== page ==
Monday, June 1, 2009

Global Warming

I recently blogged over to this page about global warming:

I found that while I agree with most of what he writes, the tone he wrote it in made me constantly fight what he was saying.  As I read I kept having to tell myself that I agree with his main(and just about only) point that increased carbon dioxide has increased in the atmosphere and that increased carbon dioxide leads to increased heat. In any case, this professor's arrogance really turned me off from his message and I kept trying to find holes in it. 

Some thoughts on global warming:

1. Most of the references I hear about global warming are anecdotal and therefore not extremely useful. 

2. Carbon dioxide has increased in the atmosphere and while there a lot of scientific research out there, I do not know of any conclusive evidence that ties the increase to human activity. My guess is that human activity is a substantial contributor to the increase. 

3. The above author seemed miffed when people refer to global warming as a religion. I also consider it a religion in a sense, but not with the same meaning as he refutes. I suppose that I do not think that calling anything a religion discredits it. I am a 'scientific' thinker but am also religious. I think that my religious believes are based on a scientific type method (See Book of Mormon, Alma 32). Nothing about carbon dioxide levels requires faith, but to change one's actions due to the belief/understanding of global warming does require a moral stand. 

Even at the most extreme of generally accepted estimates, the benefit of taking measures to reduce greenhouse gases  does not outweigh the costs when discounted over time. The effects are too slow and too far into the future to justify current action. Also while substantial evidence supports an increase in carbon dioxide and heat, there is much less conclusive evidence about the extent of the effects.  Therefore the moral stand is for the benefit of others (future generations.)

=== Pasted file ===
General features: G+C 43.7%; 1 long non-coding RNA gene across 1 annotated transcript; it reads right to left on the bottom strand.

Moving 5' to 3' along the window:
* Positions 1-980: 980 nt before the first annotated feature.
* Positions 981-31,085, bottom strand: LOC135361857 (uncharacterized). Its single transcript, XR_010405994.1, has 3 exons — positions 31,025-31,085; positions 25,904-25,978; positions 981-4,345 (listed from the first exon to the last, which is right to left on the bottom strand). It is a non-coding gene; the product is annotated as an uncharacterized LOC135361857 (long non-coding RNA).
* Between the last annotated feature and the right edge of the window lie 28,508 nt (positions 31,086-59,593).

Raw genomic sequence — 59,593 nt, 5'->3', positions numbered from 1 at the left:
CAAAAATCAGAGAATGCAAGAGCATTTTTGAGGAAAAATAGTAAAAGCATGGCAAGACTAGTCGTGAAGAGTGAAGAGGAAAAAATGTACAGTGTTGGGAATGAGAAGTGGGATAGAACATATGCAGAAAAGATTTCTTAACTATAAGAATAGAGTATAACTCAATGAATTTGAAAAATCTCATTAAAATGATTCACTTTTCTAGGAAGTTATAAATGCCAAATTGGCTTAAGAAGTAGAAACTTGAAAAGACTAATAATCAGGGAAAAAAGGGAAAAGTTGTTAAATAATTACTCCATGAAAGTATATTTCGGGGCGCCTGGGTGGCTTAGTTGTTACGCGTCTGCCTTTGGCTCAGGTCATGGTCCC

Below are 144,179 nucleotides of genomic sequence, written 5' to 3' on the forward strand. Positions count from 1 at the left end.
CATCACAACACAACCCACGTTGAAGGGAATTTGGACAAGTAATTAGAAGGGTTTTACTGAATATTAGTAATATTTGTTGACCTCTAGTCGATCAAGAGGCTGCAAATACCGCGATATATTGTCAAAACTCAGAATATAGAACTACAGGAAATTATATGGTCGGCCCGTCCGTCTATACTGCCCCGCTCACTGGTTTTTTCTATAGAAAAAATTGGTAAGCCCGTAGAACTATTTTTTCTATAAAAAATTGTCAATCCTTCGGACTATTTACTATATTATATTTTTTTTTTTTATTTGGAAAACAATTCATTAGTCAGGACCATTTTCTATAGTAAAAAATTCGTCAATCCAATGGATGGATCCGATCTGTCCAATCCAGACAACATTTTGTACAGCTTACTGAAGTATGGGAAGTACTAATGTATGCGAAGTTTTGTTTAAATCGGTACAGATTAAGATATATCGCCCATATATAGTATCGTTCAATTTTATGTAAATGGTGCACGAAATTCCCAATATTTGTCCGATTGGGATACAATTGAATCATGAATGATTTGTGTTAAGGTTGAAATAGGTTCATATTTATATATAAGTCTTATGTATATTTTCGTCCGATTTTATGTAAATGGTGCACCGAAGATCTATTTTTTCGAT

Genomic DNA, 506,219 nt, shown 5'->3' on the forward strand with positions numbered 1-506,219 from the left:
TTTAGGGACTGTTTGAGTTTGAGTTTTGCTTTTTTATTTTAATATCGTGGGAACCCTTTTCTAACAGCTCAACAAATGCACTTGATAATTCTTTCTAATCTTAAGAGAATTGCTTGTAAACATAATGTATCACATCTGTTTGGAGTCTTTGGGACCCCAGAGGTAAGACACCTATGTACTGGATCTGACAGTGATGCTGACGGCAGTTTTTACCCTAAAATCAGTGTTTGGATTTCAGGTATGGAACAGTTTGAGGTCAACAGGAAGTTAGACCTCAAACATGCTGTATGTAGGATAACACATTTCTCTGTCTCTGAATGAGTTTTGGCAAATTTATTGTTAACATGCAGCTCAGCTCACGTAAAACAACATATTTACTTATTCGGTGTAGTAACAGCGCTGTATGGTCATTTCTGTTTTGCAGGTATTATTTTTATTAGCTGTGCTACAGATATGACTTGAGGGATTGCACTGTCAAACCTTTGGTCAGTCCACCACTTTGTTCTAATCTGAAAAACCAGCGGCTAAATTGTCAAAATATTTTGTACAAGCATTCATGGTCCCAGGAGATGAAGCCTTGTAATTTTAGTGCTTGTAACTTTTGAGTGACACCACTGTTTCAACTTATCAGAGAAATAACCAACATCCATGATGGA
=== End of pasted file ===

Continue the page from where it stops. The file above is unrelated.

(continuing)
I think those who change their actions to reduce global warming are acting in faith and due to a moral position. This statement is not intended to discredit anything or anyone, but to express their motivation more precisely.

4. Should this moral stand be legislated and enforced? I do not think so. I think before laws are enforced to make people act against personal time preferences, people should try social influence. Television networks, celebrities and many many people are doing just that and it is great. I do not oppose missionary work or trying to share the positive effects of moral actions.

Since greenhouse emission has a significant negative externality, it seems wise to in some way tax the bad activity or subsidize the good. I think this type of legislation is less preferrable than societal influence, but it is better than outlawing consumer products or certain car colors. I think that this type of legislation should be within reason. I know that is subjective and I would not know where to draw the objective line, but extreme taxes could severly limit personal liberties.

Sometimes taxes can erase societal influence though, and that would be bad. So really, stay away from tax and subsidy if you can!

5. Lastly, I think it is funny how much contradiction exists due to political party stances on various issues. When people try to paint things black and white, they are bound to contradict themselves at some point. In this topic, I consider the typical liberal stance, which is to enforce as many laws as possible to protect the environment and in so doing, limit personal freedoms (like owning a black car or buying certain types of lightbulbs.) I think that these are decisions based on a moral position. The same typical stance would think it bigotted and cruel to not recognize same-sex marriage, which is also a decision based on a moral position. 

Please notice that the inverse is true of the typical conservative viewpoint. 

I also believe that government legislation is easy to create, but harder to eradicate. So if in doubt, I lean to the libertarian side of non-implementation. 

But in all things, there is so much gray area. In order to treat others as you would be treated, how does this apply here? Should we treat future generations like we would like to be if we were them? Or should we treat others now the way we would  by allowing people to consume according to their own morals and preferences?

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